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Project: The Cottage at Seaview

Project: The Cottage at Seaview

This building began its life as a dormitory on Staten Island, housing the workers at the county's "poor farm" from 1916 until the 1930s. At that point, The Cottagebecame the residence of the director of Seaview Hospital before being abandoned in 1973. The property was landmarked in 1985 before being added to the National Register of Historic Places in 2005. Complete renovations began in 2014.

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Project: The Hotel on Rivington

Project: The Hotel on Rivington

The Hotel on Rivington helped to usher in a new day on the Lower East Side with its sleek and thoroughly modern design. This twenty-story glass and aluminum boutique hotel towers over its neighbors, primarily consisting  of tenement-style buildings with storefronts. The fashionable destination hotel wanted to keep its appearance fresh and up to date with a new facade that included custom-fabricated windows and doors. along with decorative interior wall panels

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Project: 59 Highland Ave.

This historic home was built in 1897, and it remained in the hands of the same family until 1995. Since then it has seen only two owners, both of whom have made renovations and restorations that were true to the home's original character.

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Project: 45 E. 66th St.

45 E. 66th St.

Completed in 1908, this building was originally called Parkview as it afforded a commanding view of Central Park. Located on the corner of 66th St. and Madison Ave., it loomed over the rest of the low scale row houses that existed on the block.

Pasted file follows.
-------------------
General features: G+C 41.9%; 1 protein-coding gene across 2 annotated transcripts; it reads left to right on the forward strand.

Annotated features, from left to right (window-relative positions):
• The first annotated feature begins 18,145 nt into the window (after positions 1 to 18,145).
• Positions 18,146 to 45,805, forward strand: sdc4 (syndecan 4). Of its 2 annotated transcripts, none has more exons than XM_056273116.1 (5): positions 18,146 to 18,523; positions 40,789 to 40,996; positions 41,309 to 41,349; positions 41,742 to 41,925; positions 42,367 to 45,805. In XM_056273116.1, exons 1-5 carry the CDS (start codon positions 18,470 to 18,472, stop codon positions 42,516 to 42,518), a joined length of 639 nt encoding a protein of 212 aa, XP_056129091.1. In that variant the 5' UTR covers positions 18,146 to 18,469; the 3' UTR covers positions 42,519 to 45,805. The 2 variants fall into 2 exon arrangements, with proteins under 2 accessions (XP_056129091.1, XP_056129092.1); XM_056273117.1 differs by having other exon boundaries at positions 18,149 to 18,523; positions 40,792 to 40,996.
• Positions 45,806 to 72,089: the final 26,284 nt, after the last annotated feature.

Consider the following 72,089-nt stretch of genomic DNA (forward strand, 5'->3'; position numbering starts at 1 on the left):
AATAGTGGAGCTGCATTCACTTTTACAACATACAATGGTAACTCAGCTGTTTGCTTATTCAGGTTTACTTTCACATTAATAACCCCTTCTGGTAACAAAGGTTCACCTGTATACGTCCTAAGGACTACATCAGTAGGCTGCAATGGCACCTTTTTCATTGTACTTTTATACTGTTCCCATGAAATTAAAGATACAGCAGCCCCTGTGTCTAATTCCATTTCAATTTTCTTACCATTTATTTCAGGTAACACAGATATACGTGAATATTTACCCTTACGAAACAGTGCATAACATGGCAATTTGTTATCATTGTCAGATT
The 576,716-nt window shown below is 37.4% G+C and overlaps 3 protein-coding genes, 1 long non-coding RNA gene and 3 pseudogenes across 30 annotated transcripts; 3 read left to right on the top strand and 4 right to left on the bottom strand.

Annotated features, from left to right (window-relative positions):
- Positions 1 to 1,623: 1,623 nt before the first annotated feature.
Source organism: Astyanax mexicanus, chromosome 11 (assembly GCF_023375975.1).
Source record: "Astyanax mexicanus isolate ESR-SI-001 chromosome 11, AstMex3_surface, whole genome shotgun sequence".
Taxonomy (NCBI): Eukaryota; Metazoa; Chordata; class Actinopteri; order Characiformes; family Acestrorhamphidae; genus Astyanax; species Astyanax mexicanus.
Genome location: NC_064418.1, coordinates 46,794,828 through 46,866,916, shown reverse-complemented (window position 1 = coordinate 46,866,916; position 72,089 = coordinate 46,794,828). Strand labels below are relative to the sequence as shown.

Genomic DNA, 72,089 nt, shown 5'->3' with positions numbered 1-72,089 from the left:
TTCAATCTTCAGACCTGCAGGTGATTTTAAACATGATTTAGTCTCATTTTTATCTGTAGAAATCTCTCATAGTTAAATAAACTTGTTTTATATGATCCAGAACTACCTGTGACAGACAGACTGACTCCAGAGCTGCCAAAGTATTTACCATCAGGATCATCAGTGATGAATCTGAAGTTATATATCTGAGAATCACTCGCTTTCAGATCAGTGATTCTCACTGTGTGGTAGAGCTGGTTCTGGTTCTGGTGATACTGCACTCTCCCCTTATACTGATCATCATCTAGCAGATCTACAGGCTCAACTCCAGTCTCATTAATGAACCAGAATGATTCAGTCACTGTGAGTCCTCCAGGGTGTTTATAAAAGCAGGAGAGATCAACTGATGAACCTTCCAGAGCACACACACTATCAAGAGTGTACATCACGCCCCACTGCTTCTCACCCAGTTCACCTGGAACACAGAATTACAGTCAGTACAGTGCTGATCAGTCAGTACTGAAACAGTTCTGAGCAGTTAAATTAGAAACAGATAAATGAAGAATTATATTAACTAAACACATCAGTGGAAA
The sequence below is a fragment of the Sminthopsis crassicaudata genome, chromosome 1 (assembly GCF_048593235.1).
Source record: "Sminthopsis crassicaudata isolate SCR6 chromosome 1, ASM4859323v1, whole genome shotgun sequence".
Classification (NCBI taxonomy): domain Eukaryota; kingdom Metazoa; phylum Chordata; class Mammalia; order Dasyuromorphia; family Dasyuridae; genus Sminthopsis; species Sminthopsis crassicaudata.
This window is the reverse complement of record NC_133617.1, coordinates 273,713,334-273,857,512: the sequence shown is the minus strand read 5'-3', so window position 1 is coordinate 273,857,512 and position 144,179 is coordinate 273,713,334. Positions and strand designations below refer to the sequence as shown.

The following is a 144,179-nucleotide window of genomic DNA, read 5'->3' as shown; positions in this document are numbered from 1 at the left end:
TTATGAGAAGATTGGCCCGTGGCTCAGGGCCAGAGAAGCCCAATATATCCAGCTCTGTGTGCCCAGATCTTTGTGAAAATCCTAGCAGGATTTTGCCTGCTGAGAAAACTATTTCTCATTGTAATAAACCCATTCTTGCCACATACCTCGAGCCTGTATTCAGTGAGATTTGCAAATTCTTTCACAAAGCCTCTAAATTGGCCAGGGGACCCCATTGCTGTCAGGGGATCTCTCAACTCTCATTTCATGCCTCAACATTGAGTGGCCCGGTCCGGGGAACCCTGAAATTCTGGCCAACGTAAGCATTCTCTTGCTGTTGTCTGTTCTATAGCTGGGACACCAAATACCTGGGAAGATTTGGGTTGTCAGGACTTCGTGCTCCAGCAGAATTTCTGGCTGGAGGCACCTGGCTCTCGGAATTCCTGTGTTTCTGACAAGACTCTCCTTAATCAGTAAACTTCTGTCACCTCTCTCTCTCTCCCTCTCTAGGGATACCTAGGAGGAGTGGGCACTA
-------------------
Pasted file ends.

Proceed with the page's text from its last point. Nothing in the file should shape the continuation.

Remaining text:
This building ushered in a new style of living on the Upper East Side, with 13-room apartments and accommodations for staff. Rather than residing in single family detached homes, fashionable New Yorkers of the time lived high above the dust and noise of the street level.

It was landmarked by the New York City Landmarks Preservation Commission in 1977.

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Acetylated Wood for Windows

Although wooden windows have a unique character and beauty all their own, some owners struggle to justify keeping them when the issue of refurbishment arises. When historic buildings intended to see an extended service life confront the issue of window repair, modern advances in chemistry may be able to provide a long-lasting remedy. 

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The Money Behind the House

In order to gain a bit of perspective about Charlton Hall, we need to take a look back at the first owner's father, David Dows, Sr.  He was born a farmer's son in 1814. When he left his father's home in 1828 to work in a dry goods store, there were fewer than 20 miles of railroad tracks in the country. The nation was poised for expansion and railroads played a major role, not just by physically opening up access to the West, but economically as well. Dows was heavily involved in the growth of the railroad and all of the profits that could be reaped from previously untapped markets.

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The House Behind the Windows

Charlton Hall was built circa 1916 by noted Philadelphia architect Horace Trumbauer for David Dows, Jr.. Perched on the edge of the Jazz Age, the fortune upon which this house had its foundation was a product of the Gilded Age. While the rest of the country was in a forward-looking mood, this residence was a nod towards times gone by.